Take on freelance opportunities. Freelancing gives you a chance to build your portfolio. There are project-based virtual internship opportunities that may provide flexibility around your work schedule to consider as well. However, be prepared to do some pro bono work. Despite the lack of pay, always do your best work, as satisfied clients make the best references.

When doing an internship is not feasible, remember you can start your “YOUternship” on your own terms. Keep your job while you find a way to do what you really love. Now that’s having your cake and eating it too.

Moving Your Career Forward,

Cathy Francois, MBA, GCDF

Certified Career Coach | Career Exploration Officer of Rezume Forward

 

P.S. I provide professional and personalized career coaching. Available services include strategic career planning, resume writing, interview preparation, LinkedIn profile optimization, personal brand development, and more. Request a complimentary consultation today.

 

Subscribe to our blog for career information and inspiration to move you forward>>

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7 Habits of Highly Ineffective Job Seekers

The job search process can be challenging for many and with so many avenues to explore, it may be difficult to figure out which direction to go. However, there are certainly some habits that make the job search process more difficult than necessary.  Here are seven habits I have noticed with job seekers struggling with their job search.

1.  Demonstrates a Lack of Focus. Do you know what you are looking for or are you indecisive about your career path? If so, you may want to make some decisions about the career you would like to focus on. It does not mean that you have to choose just one type of job, but you do need to establish area(s) of focus before proceeding with your job search.  This allows you to maximize your time and energy towards a specific goal.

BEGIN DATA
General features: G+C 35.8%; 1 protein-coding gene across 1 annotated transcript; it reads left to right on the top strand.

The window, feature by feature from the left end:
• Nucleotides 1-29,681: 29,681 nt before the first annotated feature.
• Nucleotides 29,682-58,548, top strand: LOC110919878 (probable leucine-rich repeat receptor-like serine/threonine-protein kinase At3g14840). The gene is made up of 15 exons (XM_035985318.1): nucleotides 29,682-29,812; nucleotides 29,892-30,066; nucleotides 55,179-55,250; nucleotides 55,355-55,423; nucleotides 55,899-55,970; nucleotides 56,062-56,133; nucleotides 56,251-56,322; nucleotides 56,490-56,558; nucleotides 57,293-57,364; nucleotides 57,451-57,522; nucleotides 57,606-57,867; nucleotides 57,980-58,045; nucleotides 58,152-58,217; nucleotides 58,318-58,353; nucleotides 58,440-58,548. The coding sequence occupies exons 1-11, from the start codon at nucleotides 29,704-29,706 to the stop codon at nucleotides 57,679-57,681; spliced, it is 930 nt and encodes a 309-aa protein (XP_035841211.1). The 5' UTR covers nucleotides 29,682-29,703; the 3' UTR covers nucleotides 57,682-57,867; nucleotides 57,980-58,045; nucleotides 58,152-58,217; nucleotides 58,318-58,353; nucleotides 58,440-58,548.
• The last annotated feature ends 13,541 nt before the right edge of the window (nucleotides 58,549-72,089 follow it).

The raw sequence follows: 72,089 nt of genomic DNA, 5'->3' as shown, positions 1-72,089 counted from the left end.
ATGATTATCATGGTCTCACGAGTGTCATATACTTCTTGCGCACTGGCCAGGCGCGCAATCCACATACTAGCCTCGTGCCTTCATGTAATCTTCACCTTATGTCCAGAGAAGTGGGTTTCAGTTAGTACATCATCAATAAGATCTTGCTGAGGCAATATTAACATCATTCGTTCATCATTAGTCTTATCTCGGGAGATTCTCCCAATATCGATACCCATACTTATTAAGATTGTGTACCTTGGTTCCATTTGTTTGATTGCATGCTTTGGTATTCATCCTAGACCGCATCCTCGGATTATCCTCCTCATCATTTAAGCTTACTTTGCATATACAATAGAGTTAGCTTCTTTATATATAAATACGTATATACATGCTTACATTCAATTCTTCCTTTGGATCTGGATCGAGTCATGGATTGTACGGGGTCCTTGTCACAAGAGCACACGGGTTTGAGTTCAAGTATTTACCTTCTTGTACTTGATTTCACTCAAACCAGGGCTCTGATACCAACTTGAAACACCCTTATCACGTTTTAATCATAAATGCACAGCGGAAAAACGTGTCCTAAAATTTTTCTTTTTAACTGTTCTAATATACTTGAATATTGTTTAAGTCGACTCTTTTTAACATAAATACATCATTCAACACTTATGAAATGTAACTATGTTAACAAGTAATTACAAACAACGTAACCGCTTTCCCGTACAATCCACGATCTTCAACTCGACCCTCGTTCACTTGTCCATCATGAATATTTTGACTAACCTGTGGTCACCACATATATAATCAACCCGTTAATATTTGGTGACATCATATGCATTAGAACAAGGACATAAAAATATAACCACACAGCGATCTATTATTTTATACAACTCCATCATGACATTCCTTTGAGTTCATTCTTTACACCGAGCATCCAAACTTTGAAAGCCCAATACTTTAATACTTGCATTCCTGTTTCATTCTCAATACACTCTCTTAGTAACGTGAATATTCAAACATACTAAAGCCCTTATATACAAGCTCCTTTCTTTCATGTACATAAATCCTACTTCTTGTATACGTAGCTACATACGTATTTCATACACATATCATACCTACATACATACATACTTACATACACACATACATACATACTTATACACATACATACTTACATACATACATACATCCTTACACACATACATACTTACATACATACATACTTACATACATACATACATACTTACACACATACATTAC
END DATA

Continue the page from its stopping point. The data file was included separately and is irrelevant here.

2.  Takes a One-Size-Fits-All Approach. Does your job search strategy lack variety? Is your resume posted on just one or two job boards or are you using the same resume for each position that you apply for? If your answer is yes, then consider beefing up your job strategy through diversifying your search. This may include seeking opportunities through social media, company career portals, industry specific job boards, and publications. Your resume and cover letters should always be tailored for each position to ensure that you have highlighted significant key qualifications, skills, and experience.

3. Does Not Forge New Relationships. You should also expand your job search through networking. This is typically a key component that I find missing from many struggling job seekers’ strategy. Relationship building is a great habit to form even if you are not actively seeking a new opportunity. Otherwise, it feels awkwardly painful if you lack practice. Networking is not just about meeting new people, but includes nurturing your existing relationships.
 

4. Inconsistent. Being inconsistent with your job seeking efforts may leave you frustrated just like stop-and-go traffic in Washington, DC.  This does not mean you have to complete job applications daily. However, take that time to complete tasks that will keep your momentum going such as submitting your resume for professional review, researching a company of interest, or checking company updates on social media.